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Cancellations!

Published on 16 November 2021 at 20:07

The great thing about running your own business is that you get to decide the rules!

 

Whether it’s deciding what hours you’ll work, when/if you take a lunch break or how you handle cancellations. It’s all your choice.

 

And my biggest suggestion for handling cancellations is to decide how YOU want to run that aspect of your business. Are you going to have a strict 48 hour cancellation policy for your students, where they will be charged if they cancel within that time frame? Or will you be more accommodating?

 

It all comes down to you. What you’re happy with and how you want to run your business. But decide what your policy is and implement it.

 

If you’re struggling to come up with a specific approach here’s some ideas:

 

  • Get your students to check in 2 days before the lesson. They could do this by text or there are some apps that give them the option. Personally, I use GoRoadie. Inform them that if they don’t check in 2 days before, you will fill their slot. If they cancel after that time, they will be charged.
  • Make them aware that the same rules apply to you. So, if you cancel within 48 hours, they will receive a free lesson.
  • Send them a copy of your terms and conditions and get them to sign it.
  • On the first lesson have a conversation with them about cancellations and lateness, so they know your policy. Let’s face it, even if they sign your terms and conditions, most of your students will only skim read them at best.
  • Let them off the first cancellation. Tell them you understand that life happens, but you’ve just lost 2 hours wages. Next time there will be a charge.
  • If there is someone who regularly cancels, consider letting them go.
  • If someone regularly cancels, try to find out why. Perhaps they’re struggling with something. Maybe they don’t like your approach. Perhaps they would find it easier to be a floating students who fills in random gaps as they can’t commit to a regular day.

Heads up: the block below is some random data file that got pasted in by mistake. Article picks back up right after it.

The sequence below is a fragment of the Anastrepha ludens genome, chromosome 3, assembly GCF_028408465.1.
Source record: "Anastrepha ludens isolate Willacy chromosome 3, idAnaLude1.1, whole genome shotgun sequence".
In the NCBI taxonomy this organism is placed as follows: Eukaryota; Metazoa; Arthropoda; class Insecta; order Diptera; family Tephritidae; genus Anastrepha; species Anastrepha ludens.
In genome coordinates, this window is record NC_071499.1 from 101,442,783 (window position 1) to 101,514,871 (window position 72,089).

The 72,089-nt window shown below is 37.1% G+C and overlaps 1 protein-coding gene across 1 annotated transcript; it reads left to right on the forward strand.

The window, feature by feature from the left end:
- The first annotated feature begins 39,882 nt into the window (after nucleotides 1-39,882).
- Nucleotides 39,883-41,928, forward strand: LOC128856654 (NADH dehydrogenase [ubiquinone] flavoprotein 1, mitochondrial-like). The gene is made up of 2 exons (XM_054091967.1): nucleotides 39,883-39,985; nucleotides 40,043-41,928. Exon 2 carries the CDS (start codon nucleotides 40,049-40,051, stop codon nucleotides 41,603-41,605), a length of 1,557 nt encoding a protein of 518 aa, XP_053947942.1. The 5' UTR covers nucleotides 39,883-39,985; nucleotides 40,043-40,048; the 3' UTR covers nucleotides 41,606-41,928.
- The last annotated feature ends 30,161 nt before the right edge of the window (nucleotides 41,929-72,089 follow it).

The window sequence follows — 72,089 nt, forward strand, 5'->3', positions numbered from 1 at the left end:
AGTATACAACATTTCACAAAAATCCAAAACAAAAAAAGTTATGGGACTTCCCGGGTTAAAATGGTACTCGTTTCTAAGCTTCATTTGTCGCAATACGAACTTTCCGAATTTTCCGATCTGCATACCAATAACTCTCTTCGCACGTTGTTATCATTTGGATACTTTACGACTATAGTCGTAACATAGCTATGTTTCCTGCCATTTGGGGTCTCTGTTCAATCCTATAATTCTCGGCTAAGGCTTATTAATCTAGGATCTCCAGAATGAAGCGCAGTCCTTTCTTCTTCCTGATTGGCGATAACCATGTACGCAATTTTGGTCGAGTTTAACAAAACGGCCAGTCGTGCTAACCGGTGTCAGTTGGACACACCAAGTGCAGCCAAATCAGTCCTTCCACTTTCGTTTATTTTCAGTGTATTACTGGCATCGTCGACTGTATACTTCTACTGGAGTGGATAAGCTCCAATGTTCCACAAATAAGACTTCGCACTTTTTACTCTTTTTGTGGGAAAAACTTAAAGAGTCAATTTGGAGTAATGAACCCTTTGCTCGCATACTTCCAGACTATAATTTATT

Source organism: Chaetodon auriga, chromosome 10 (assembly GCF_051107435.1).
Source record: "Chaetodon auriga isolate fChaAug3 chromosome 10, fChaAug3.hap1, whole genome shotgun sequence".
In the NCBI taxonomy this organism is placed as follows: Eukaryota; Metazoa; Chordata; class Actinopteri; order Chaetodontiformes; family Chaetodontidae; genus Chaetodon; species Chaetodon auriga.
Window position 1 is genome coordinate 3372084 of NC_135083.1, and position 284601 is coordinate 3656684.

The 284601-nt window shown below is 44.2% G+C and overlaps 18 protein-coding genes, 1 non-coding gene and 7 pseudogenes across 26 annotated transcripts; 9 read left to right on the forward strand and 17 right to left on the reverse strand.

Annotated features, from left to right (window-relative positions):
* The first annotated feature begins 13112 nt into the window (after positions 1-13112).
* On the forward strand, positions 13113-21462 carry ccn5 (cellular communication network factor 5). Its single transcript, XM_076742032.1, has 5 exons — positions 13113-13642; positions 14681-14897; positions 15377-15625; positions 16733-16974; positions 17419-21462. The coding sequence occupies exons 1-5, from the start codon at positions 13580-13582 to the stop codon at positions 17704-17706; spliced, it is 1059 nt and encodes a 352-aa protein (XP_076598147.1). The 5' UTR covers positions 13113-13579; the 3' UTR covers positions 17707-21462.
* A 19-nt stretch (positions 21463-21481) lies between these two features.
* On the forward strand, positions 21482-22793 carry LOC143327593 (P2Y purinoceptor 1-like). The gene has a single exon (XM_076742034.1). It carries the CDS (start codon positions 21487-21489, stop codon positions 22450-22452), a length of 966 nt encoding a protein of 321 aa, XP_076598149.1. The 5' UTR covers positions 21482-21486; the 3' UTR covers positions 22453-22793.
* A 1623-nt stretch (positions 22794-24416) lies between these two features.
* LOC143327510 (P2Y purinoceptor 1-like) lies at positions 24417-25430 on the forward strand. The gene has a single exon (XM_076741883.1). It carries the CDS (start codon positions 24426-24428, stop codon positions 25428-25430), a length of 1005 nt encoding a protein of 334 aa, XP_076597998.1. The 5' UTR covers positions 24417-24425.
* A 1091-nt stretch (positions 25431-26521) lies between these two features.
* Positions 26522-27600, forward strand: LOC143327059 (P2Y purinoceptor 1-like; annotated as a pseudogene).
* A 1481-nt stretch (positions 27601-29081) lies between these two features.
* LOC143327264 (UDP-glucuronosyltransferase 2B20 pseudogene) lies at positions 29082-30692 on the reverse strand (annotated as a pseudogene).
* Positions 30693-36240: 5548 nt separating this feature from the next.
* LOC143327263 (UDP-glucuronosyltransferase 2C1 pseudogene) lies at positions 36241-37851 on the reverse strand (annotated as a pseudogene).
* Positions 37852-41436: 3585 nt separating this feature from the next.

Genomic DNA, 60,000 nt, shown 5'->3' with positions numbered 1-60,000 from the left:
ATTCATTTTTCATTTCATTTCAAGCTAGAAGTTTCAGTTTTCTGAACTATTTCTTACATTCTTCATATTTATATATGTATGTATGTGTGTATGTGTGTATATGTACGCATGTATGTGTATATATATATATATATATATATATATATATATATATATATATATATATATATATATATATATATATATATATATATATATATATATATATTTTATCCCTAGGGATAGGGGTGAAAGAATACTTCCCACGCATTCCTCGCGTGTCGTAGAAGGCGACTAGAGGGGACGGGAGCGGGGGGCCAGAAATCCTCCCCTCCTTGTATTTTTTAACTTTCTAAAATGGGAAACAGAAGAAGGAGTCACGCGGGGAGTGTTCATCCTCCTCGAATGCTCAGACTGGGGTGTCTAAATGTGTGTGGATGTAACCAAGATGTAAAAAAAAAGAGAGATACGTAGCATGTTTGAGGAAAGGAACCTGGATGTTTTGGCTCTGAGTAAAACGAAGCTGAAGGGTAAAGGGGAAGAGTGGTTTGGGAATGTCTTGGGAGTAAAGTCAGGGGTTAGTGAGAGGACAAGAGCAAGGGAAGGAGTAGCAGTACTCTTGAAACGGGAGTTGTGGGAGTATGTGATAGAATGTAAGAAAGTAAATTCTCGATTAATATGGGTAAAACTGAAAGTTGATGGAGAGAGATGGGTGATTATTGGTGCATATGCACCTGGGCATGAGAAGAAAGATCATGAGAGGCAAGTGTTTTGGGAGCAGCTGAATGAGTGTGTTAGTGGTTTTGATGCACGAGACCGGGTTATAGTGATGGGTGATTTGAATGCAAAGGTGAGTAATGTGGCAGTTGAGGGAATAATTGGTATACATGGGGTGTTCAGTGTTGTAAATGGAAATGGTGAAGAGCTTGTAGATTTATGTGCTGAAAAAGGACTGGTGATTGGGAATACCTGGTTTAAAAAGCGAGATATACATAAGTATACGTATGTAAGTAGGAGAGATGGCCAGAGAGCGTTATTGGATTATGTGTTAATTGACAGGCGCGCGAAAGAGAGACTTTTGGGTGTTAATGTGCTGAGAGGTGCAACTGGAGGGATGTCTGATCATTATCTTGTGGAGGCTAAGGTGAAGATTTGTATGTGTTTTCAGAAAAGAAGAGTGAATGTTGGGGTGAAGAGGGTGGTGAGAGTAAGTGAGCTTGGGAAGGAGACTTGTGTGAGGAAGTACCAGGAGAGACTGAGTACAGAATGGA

• Communicate with them. Message them a few days before your lesson to check they’re ok and good to go.

 

Not all of the ideas above will work for you. As I mentioned at the start, it’s your business and it’s up to you how you run it. Pick your policy and implement it.

Personally, I’m pretty relaxed about it. I rarely charge for a cancellation. But then again, I rarely get cancellations. I’m happy to run a flexible diary and encourage my students to communicate if they have a problem. Some times I’ll swap lessons around for them. Some times when they ask I’ll let them have the day off as I fancy a break. That’s the way I work. It’s right for me. But it might not be right for you.

 

As a final suggestion, track your cancellations. Get an A4 piece of paper and write Monday – Sunday for 4 weeks. Every day you have a short notice cancellation, write it in the relevant day. Do the same for longer notice cancellations, but in a different colour. Cross off any that you manage to fill.

Then write down any times that you cancel.

At the end of the 4 weeks, track it and see how much you were actually affected. How many driving lessons did you actually lose. How much money did you lose. How many were your fault. Did it actually cause you a problem. And then create an action plan to fix it.

If you’re loosing £30 a week, could a £1 per hour price increase fix it? How about booking one – two extra lessons a week? That way you’re covered for any cancellations. And if you work the extra hours, you could put that money aside to cover any future cancellations.

 

These are just some ideas. Choose what’s right for you and don’t be afraid to get creative and come up with your own ideas. It’s you’re business, run it the way you see fit.

 

Do you have any suggestions to share? Let me know in the comments. I love odd and new ideas, so if you do something out of the ordinary, let me know!


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